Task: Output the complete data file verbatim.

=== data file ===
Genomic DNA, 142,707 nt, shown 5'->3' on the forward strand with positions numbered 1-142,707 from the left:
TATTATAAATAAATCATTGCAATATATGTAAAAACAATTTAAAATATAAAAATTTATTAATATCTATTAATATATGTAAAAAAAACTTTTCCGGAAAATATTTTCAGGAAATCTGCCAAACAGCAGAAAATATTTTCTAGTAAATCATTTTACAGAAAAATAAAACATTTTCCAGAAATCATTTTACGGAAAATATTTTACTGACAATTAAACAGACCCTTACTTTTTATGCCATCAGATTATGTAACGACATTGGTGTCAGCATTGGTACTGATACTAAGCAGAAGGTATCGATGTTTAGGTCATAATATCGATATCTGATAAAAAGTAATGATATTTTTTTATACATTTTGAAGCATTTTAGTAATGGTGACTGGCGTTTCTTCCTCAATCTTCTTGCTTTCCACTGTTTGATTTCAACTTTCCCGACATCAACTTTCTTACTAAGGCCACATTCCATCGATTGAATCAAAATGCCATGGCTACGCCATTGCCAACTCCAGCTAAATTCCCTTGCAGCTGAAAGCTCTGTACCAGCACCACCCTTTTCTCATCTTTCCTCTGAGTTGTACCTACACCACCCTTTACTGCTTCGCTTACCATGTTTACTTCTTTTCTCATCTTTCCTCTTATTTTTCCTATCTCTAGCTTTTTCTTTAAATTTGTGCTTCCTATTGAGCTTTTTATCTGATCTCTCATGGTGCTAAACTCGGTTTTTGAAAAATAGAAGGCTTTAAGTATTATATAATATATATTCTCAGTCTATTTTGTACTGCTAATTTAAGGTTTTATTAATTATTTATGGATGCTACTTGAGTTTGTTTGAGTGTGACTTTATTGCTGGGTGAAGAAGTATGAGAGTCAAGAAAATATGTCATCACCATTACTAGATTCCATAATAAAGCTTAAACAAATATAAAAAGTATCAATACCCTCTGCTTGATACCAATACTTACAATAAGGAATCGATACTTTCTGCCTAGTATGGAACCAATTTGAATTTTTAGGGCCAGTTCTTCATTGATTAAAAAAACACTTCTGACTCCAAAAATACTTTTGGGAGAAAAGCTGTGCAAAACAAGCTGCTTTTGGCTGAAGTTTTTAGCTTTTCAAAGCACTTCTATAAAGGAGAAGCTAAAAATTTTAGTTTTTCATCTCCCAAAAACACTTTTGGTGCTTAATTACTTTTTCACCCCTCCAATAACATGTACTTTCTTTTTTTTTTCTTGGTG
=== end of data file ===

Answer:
Genomic DNA, 142,707 nt, shown 5'->3' on the forward strand with positions numbered 1-142,707 from the left:
TATTATAAATAAATCATTGCAATATATGTAAAAACAATTTAAAATATAAAAATTTATTAATATCTATTAATATATGTAAAAAAAACTTTTCCGGAAAATATTTTCAGGAAATCTGCCAAACAGCAGAAAATATTTTCTAGTAAATCATTTTACAGAAAAATAAAACATTTTCCAGAAATCATTTTACGGAAAATATTTTACTGACAATTAAACAGACCCTTACTTTTTATGCCATCAGATTATGTAACGACATTGGTGTCAGCATTGGTACTGATACTAAGCAGAAGGTATCGATGTTTAGGTCATAATATCGATATCTGATAAAAAGTAATGATATTTTTTTATACATTTTGAAGCATTTTAGTAATGGTGACTGGCGTTTCTTCCTCAATCTTCTTGCTTTCCACTGTTTGATTTCAACTTTCCCGACATCAACTTTCTTACTAAGGCCACATTCCATCGATTGAATCAAAATGCCATGGCTACGCCATTGCCAACTCCAGCTAAATTCCCTTGCAGCTGAAAGCTCTGTACCAGCACCACCCTTTTCTCATCTTTCCTCTGAGTTGTACCTACACCACCCTTTACTGCTTCGCTTACCATGTTTACTTCTTTTCTCATCTTTCCTCTTATTTTTCCTATCTCTAGCTTTTTCTTTAAATTTGTGCTTCCTATTGAGCTTTTTATCTGATCTCTCATGGTGCTAAACTCGGTTTTTGAAAAATAGAAGGCTTTAAGTATTATATAATATATATTCTCAGTCTATTTTGTACTGCTAATTTAAGGTTTTATTAATTATTTATGGATGCTACTTGAGTTTGTTTGAGTGTGACTTTATTGCTGGGTGAAGAAGTATGAGAGTCAAGAAAATATGTCATCACCATTACTAGATTCCATAATAAAGCTTAAACAAATATAAAAAGTATCAATACCCTCTGCTTGATACCAATACTTACAATAAGGAATCGATACTTTCTGCCTAGTATGGAACCAATTTGAATTTTTAGGGCCAGTTCTTCATTGATTAAAAAAACACTTCTGACTCCAAAAATACTTTTGGGAGAAAAGCTGTGCAAAACAAGCTGCTTTTGGCTGAAGTTTTTAGCTTTTCAAAGCACTTCTATAAAGGAGAAGCTAAAAATTTTAGTTTTTCATCTCCCAAAAACACTTTTGGTGCTTAATTACTTTTTCACCCCTCCAATAACATGTACTTTCTTTTTTTTTTCTTGGTG